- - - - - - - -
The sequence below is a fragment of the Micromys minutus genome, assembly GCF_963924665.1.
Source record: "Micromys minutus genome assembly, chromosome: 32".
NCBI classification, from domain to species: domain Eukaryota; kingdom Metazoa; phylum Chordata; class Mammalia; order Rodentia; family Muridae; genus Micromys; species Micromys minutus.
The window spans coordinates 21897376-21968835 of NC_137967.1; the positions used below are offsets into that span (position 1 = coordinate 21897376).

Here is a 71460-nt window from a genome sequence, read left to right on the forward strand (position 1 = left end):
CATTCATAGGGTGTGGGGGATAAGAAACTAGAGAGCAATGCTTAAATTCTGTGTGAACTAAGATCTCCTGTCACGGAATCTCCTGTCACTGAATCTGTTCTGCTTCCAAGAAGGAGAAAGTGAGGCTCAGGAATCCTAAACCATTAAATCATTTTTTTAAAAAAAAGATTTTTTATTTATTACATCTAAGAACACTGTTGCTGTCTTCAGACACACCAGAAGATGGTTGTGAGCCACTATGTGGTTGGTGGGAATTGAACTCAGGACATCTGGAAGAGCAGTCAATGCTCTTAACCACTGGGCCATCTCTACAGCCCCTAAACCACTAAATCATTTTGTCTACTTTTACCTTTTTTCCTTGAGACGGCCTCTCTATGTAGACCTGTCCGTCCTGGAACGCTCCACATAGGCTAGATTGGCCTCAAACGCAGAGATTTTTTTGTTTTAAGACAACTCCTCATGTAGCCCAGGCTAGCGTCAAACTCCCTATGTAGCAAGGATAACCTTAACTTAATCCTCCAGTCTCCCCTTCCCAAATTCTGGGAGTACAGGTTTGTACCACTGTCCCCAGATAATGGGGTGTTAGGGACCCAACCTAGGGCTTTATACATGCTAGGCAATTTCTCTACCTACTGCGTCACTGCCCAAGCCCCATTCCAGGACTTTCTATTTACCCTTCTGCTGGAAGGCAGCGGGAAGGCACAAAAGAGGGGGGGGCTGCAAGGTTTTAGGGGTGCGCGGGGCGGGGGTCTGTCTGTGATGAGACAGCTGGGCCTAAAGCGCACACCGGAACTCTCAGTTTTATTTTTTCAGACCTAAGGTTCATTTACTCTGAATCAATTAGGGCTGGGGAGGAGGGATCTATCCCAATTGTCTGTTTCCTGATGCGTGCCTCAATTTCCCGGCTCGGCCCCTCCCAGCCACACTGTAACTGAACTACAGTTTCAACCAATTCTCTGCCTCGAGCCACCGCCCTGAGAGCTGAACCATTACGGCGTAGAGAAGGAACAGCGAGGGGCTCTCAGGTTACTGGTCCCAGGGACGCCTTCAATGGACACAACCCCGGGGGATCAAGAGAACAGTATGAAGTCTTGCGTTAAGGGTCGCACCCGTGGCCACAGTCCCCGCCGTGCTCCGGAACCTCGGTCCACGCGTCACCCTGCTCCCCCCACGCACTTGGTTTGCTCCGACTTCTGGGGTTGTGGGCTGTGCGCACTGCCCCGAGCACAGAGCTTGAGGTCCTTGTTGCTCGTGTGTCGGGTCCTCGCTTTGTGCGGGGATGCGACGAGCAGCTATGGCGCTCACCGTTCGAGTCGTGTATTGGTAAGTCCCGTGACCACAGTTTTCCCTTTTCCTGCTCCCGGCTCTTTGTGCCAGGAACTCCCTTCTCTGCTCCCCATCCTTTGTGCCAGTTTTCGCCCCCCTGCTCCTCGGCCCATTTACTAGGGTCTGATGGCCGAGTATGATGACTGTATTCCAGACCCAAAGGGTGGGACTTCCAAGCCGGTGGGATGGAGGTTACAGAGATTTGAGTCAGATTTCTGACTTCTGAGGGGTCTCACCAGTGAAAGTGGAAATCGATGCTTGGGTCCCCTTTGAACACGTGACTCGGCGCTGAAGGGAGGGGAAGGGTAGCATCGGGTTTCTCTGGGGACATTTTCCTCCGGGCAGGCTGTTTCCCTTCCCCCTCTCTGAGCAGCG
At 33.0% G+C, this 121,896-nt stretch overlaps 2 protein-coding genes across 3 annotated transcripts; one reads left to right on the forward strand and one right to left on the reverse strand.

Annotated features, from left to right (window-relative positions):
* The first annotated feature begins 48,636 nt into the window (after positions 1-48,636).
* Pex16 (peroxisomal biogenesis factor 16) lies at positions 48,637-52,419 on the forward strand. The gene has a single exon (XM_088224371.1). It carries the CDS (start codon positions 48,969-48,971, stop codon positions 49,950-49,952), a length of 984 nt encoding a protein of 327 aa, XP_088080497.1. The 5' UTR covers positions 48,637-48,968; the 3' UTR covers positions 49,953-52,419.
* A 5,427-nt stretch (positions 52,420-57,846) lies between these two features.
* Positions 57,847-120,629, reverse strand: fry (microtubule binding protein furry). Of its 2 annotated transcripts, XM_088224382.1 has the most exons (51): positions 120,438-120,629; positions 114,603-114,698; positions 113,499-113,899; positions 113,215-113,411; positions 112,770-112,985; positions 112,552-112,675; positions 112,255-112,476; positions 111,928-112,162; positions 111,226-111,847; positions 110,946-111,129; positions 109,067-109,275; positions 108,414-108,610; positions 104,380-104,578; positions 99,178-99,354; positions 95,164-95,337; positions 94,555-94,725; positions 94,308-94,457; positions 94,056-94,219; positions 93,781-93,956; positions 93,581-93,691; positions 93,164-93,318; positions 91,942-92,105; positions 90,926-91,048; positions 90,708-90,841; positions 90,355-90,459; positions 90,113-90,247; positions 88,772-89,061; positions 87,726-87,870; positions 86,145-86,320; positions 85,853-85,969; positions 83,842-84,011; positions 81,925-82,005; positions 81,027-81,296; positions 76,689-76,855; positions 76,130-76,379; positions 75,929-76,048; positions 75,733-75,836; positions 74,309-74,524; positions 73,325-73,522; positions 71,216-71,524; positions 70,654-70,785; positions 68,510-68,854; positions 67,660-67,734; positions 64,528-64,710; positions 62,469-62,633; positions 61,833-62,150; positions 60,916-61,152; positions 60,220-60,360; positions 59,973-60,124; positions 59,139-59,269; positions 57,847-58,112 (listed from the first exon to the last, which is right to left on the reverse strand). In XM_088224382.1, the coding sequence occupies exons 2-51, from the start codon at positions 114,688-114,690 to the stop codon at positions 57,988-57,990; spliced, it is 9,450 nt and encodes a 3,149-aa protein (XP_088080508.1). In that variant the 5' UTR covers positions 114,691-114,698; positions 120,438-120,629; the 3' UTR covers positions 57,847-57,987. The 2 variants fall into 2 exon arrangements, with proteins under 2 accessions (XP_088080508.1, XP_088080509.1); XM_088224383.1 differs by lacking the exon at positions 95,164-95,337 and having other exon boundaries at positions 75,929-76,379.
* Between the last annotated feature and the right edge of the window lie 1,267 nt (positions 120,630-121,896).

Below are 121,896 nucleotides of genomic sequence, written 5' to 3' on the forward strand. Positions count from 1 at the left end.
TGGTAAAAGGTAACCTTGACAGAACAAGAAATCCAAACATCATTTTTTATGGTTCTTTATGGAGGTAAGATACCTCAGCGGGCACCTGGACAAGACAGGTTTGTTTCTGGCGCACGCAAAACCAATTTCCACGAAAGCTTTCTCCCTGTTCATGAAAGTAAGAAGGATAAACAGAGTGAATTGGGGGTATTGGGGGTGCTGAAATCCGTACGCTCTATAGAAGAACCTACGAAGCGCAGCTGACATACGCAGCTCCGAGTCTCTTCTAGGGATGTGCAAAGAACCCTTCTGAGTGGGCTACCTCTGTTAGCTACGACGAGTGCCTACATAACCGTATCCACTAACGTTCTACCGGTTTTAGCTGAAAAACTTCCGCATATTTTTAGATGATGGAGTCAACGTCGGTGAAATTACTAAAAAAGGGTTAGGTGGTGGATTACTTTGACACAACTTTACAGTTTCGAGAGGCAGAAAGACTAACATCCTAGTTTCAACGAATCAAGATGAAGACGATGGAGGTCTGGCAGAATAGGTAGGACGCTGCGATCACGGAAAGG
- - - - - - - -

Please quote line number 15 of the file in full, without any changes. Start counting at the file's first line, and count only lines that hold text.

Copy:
TGGTAAAAGGTAACCTTGACAGAACAAGAAATCCAAACATCATTTTTTATGGTTCTTTATGGAGGTAAGATACCTCAGCGGGCACCTGGACAAGACAGGTTTGTTTCTGGCGCACGCAAAACCAATTTCCACGAAAGCTTTCTCCCTGTTCATGAAAGTAAGAAGGATAAACAGAGTGAATTGGGGGTATTGGGGGTGCTGAAATCCGTACGCTCTATAGAAGAACCTACGAAGCGCAGCTGACATACGCAGCTCCGAGTCTCTTCTAGGGATGTGCAAAGAACCCTTCTGAGTGGGCTACCTCTGTTAGCTACGACGAGTGCCTACATAACCGTATCCACTAACGTTCTACCGGTTTTAGCTGAAAAACTTCCGCATATTTTTAGATGATGGAGTCAACGTCGGTGAAATTACTAAAAAAGGGTTAGGTGGTGGATTACTTTGACACAACTTTACAGTTTCGAGAGGCAGAAAGACTAACATCCTAGTTTCAACGAATCAAGATGAAGACGATGGAGGTCTGGCAGAATAGGTAGGACGCTGCGATCACGGAAAGG